Effects of interventions on walking as a mode of transport (21 studies).
The majority of the interventions to promote walking as a mode of transport were delivered only to highly motivated individuals or households. Interventions to encourage active travel (14 studies) as well as school travel initiatives were associated with a significant net increase in self-reported walking. Four non-randomised studies on various other transport measures reported conflicting results about the efficacy of the intervention.
The authors stated that successful interventions could lead to an overall 30 to 60 minutes/week mean increase in walking in general and a 15 to 30 minutes/week mean increase in walking as a mode of transport. These benefits seemed to be independent of demographic or socioeconomic group.
Seven studies reported an increase in walking and a parallel net increase in overall physical activity, or a reduction in risk factors, at final follow-up. None of these trials found significant differences between the intervention and control groups. Three of the 6 studies assessing health, well-being or quality of life found a significant overall difference between the intervention and control groups.
No study reported adverse effects attributable to any intervention to promote walking.
The authors stated that information about costs was too limited, therefore costs were not considered in the analysis.
Some interventions seemed to effectively increase walking, especially if tailored to the individual, targeted at the most sedentary people or at those most motivated to change, and delivered at the level of the individual, household or group. The effectiveness of interventions applied to workplaces, schools or communities was less clear.
This review addressed a well-defined question in terms of the study design, intervention and outcomes, while a broad definition of participants was used. The search was extensive and employed no language restrictions. In addition the authors attempted to locate unpublished studies. These factors made it less likely that relevant studies were excluded from the review. The authors used appropriate methods to reduce bias and error in the data extraction and validity assessment, while some attempts to achieve this were made in the selection of studies for the review. Attempts were made to use the validity assessment to inform the conclusions of the review, but the method employed meant that no useful information was added. The authors' decision not to pool the data in a meta-analysis appears appropriate given the level of clinical heterogeneity in the identified studies. The authors' cautious conclusions appear appropriate and are likely to be reliable.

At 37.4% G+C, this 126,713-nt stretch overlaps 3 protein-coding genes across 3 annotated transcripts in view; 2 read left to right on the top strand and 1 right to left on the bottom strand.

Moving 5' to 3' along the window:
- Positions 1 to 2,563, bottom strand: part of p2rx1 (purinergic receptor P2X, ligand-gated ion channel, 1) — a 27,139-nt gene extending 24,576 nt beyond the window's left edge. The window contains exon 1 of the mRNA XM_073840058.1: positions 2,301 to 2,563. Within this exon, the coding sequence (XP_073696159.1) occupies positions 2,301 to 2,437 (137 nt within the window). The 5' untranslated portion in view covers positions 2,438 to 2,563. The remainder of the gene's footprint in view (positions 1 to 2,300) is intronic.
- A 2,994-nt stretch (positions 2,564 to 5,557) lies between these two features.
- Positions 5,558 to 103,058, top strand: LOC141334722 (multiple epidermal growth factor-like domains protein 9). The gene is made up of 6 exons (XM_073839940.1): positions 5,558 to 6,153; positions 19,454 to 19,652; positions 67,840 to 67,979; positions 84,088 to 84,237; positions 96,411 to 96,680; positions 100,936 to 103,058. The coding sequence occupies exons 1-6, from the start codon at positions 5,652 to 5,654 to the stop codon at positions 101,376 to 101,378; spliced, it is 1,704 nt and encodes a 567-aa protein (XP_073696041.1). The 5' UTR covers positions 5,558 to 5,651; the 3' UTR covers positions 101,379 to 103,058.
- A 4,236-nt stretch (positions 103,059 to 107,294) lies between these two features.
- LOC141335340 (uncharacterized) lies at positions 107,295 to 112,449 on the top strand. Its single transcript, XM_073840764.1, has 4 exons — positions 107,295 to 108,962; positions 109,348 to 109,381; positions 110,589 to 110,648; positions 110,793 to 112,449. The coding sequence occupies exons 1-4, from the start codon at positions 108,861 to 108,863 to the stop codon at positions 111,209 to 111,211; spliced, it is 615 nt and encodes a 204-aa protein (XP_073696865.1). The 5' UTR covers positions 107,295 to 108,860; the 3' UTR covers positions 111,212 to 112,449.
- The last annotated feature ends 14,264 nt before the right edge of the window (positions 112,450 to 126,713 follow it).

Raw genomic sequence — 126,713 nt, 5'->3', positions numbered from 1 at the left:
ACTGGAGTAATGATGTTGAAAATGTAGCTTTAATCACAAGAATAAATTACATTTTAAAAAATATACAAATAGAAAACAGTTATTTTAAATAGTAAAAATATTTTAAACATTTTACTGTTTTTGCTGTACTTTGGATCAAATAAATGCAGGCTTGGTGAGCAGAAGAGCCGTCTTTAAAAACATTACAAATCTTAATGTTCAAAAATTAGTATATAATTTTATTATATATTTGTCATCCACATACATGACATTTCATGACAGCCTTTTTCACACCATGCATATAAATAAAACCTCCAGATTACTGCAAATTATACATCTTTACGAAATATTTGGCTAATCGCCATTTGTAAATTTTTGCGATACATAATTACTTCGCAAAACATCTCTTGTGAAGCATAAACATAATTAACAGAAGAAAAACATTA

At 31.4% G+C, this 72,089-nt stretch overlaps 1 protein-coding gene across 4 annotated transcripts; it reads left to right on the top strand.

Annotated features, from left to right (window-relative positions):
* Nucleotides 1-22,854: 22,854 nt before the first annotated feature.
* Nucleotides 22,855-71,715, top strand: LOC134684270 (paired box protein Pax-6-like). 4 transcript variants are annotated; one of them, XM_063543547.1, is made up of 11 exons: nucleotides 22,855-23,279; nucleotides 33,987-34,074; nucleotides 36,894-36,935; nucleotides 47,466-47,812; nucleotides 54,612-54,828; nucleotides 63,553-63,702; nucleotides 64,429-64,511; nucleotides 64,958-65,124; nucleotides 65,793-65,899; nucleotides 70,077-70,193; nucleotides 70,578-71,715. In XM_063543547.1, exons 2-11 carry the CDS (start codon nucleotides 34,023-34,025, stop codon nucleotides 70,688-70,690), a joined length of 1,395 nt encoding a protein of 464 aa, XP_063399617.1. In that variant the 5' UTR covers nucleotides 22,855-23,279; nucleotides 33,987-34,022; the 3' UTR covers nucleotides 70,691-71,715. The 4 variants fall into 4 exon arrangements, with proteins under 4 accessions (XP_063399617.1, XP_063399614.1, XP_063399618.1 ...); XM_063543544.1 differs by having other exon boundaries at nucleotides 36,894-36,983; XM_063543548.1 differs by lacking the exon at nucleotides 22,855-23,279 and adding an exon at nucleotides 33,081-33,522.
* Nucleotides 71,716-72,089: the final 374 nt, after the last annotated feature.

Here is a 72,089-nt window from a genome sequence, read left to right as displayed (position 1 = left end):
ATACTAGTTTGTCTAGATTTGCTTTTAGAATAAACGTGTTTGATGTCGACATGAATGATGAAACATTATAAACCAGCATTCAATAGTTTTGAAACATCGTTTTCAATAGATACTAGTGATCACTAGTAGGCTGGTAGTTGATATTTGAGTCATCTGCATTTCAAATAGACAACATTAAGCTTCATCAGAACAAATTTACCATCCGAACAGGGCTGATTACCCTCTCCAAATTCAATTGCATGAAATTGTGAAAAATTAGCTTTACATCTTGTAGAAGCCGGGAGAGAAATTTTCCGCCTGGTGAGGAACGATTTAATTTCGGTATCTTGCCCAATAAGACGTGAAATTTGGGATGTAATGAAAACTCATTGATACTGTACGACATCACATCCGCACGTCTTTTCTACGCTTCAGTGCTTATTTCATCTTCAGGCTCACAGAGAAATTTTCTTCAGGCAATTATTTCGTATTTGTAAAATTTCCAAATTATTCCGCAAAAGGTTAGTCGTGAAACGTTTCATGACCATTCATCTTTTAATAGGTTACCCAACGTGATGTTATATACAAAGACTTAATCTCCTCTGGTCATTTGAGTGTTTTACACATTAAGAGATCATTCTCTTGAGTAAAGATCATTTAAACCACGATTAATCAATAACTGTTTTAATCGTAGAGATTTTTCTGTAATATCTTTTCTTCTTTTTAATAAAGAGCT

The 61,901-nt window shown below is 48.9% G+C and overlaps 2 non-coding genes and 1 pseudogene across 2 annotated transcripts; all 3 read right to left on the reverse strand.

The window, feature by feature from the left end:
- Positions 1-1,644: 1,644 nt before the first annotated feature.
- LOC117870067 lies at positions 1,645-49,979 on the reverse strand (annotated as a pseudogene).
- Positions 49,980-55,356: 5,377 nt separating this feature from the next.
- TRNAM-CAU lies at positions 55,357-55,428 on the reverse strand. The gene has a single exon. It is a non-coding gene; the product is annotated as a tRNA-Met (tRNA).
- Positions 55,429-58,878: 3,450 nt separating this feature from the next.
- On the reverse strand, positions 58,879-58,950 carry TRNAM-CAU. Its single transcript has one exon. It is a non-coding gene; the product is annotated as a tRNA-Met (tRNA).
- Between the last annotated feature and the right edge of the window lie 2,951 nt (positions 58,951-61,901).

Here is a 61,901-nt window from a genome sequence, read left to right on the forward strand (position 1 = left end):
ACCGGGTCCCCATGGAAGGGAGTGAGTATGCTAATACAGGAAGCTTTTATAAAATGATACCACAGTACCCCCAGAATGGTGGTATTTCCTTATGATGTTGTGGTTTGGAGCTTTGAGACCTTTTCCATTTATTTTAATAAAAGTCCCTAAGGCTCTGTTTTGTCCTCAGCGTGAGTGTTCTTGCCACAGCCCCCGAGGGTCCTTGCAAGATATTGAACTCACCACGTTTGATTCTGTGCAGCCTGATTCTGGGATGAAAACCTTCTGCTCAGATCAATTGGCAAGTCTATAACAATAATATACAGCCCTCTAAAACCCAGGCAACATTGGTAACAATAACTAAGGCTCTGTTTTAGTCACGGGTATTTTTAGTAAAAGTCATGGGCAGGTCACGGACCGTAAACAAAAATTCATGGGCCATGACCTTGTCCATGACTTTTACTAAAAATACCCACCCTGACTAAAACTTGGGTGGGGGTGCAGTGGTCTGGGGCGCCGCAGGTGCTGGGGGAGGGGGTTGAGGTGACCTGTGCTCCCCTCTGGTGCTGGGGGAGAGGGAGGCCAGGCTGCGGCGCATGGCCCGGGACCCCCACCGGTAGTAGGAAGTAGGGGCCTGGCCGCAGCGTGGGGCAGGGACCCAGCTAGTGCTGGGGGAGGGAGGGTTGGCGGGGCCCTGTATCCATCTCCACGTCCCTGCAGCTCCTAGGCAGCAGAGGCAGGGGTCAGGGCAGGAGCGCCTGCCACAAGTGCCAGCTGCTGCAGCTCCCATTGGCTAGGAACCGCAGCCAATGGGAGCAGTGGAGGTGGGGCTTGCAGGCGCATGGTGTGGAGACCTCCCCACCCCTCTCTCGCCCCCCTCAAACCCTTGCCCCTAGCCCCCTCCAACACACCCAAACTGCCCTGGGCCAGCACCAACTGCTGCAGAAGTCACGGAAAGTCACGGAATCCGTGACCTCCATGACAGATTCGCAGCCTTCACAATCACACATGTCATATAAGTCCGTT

Implications of the review for practice and research
Practice: The authors stated that various approaches to increase walking should be made available.
Research: Further RCTs are needed to clarify the effectiveness of individualised marketing in increasing walking. Further studies of interventions on walking as a mode of transport and those delivered at the community level are also required. Additional studies should evaluate whether the increase in walking obtained with these interventions translates into any clinical benefit and is not paralleled by an increase in adverse events.
The Scottish Physical Activity Research Collaboration through the Scottish Executive Health Department.
Ogilvie D, Foster C E, Rothnie H, Cavill N, Hamilton V, Fitzsimons C F, Mutrie N. Interventions to promote walking: systematic review. BMJ 2007; 334: 1204
Other publications of related interest
1. Data supplement containing further details of methods and results to accompany the paper: Ogilvie D, Foster CE, Rothnie H, Cavill N, Hamilton V, Fitzsimons CF, Mutrie N. Interventions to promote walking: systematic review. Available from: http://sparcoll.org.uk/Portals/45/BMJ/bmjsupp.pdf [accessed 24/07/2014].
2. Foster C, Hillsdon M. Changing the environment to promote health enhancing physical activity. J Sports Sci 2004;22:755-69.
3. National Institute for Health and Clinical Excellence. Four commonly used methods to increase physical activity: brief interventions in primary care, exercise referral schemes, pedometers and community-based exercise programmes for walking and cycling. London: The Institute; 2006.
4. Hillsdon M, Foster C, Thorogood M. Interventions for promoting physical activity. Cochrane Database of Systematic Reviews 2005, Issue 1. Art. No.: CD003180. DOI: 10.1002/14651858.CD003180.pub2.
5. Alfonzo M. To walk or not to walk? The hierarchy of walking needs. Environ Behav 2005;37:808-36.
Subject indexing assigned by NLM
Community Health Services; Counseling; Exercise; Health Policy; Health Promotion /methods; Health Status; Humans; Randomized Controlled Trials as Topic; Travel; Walking
Date bibliographic record published
Date abstract record published
This is a critical abstract of a systematic review that meets the criteria for inclusion on DARE. Each critical abstract contains a brief summary of the review methods, results and conclusions followed by a detailed critical assessment on the reliability of the review and the conclusions drawn.